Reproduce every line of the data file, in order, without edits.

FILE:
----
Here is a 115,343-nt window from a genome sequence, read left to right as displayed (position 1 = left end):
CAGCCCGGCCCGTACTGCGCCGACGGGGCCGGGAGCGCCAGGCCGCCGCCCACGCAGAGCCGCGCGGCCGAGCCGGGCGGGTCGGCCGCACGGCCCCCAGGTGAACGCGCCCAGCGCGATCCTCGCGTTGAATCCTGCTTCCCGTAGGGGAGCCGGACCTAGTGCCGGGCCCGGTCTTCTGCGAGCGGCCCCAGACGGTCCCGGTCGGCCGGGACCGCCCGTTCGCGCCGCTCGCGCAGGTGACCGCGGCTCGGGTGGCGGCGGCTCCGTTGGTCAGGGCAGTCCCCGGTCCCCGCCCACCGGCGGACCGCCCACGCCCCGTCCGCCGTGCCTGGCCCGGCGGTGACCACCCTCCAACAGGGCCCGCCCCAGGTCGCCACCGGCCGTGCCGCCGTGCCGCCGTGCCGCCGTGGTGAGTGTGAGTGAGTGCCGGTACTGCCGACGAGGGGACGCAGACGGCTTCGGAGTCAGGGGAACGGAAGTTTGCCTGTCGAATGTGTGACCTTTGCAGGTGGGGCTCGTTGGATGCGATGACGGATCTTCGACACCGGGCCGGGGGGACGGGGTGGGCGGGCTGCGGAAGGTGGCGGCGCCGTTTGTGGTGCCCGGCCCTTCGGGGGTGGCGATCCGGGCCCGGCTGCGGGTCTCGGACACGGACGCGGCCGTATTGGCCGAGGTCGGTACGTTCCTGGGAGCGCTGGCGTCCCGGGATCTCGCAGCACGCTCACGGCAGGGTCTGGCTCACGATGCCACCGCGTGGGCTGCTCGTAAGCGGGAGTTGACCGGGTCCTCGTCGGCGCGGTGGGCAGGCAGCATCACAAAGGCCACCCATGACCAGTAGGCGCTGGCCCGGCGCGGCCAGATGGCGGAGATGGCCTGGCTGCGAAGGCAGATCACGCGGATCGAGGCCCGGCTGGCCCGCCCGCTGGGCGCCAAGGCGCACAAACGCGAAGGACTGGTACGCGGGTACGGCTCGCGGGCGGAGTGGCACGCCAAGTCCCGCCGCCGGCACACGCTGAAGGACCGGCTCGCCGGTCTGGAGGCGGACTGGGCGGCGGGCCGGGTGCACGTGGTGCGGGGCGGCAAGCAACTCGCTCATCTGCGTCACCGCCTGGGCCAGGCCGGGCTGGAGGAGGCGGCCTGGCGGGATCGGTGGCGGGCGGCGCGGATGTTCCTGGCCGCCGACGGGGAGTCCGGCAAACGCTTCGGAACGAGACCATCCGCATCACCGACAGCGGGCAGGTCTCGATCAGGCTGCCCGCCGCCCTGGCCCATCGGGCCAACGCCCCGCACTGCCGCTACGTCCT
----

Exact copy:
Here is a 115,343-nt window from a genome sequence, read left to right as displayed (position 1 = left end):
CAGCCCGGCCCGTACTGCGCCGACGGGGCCGGGAGCGCCAGGCCGCCGCCCACGCAGAGCCGCGCGGCCGAGCCGGGCGGGTCGGCCGCACGGCCCCCAGGTGAACGCGCCCAGCGCGATCCTCGCGTTGAATCCTGCTTCCCGTAGGGGAGCCGGACCTAGTGCCGGGCCCGGTCTTCTGCGAGCGGCCCCAGACGGTCCCGGTCGGCCGGGACCGCCCGTTCGCGCCGCTCGCGCAGGTGACCGCGGCTCGGGTGGCGGCGGCTCCGTTGGTCAGGGCAGTCCCCGGTCCCCGCCCACCGGCGGACCGCCCACGCCCCGTCCGCCGTGCCTGGCCCGGCGGTGACCACCCTCCAACAGGGCCCGCCCCAGGTCGCCACCGGCCGTGCCGCCGTGCCGCCGTGCCGCCGTGGTGAGTGTGAGTGAGTGCCGGTACTGCCGACGAGGGGACGCAGACGGCTTCGGAGTCAGGGGAACGGAAGTTTGCCTGTCGAATGTGTGACCTTTGCAGGTGGGGCTCGTTGGATGCGATGACGGATCTTCGACACCGGGCCGGGGGGACGGGGTGGGCGGGCTGCGGAAGGTGGCGGCGCCGTTTGTGGTGCCCGGCCCTTCGGGGGTGGCGATCCGGGCCCGGCTGCGGGTCTCGGACACGGACGCGGCCGTATTGGCCGAGGTCGGTACGTTCCTGGGAGCGCTGGCGTCCCGGGATCTCGCAGCACGCTCACGGCAGGGTCTGGCTCACGATGCCACCGCGTGGGCTGCTCGTAAGCGGGAGTTGACCGGGTCCTCGTCGGCGCGGTGGGCAGGCAGCATCACAAAGGCCACCCATGACCAGTAGGCGCTGGCCCGGCGCGGCCAGATGGCGGAGATGGCCTGGCTGCGAAGGCAGATCACGCGGATCGAGGCCCGGCTGGCCCGCCCGCTGGGCGCCAAGGCGCACAAACGCGAAGGACTGGTACGCGGGTACGGCTCGCGGGCGGAGTGGCACGCCAAGTCCCGCCGCCGGCACACGCTGAAGGACCGGCTCGCCGGTCTGGAGGCGGACTGGGCGGCGGGCCGGGTGCACGTGGTGCGGGGCGGCAAGCAACTCGCTCATCTGCGTCACCGCCTGGGCCAGGCCGGGCTGGAGGAGGCGGCCTGGCGGGATCGGTGGCGGGCGGCGCGGATGTTCCTGGCCGCCGACGGGGAGTCCGGCAAACGCTTCGGAACGAGACCATCCGCATCACCGACAGCGGGCAGGTCTCGATCAGGCTGCCCGCCGCCCTGGCCCATCGGGCCAACGCCCCGCACTGCCGCTACGTCCT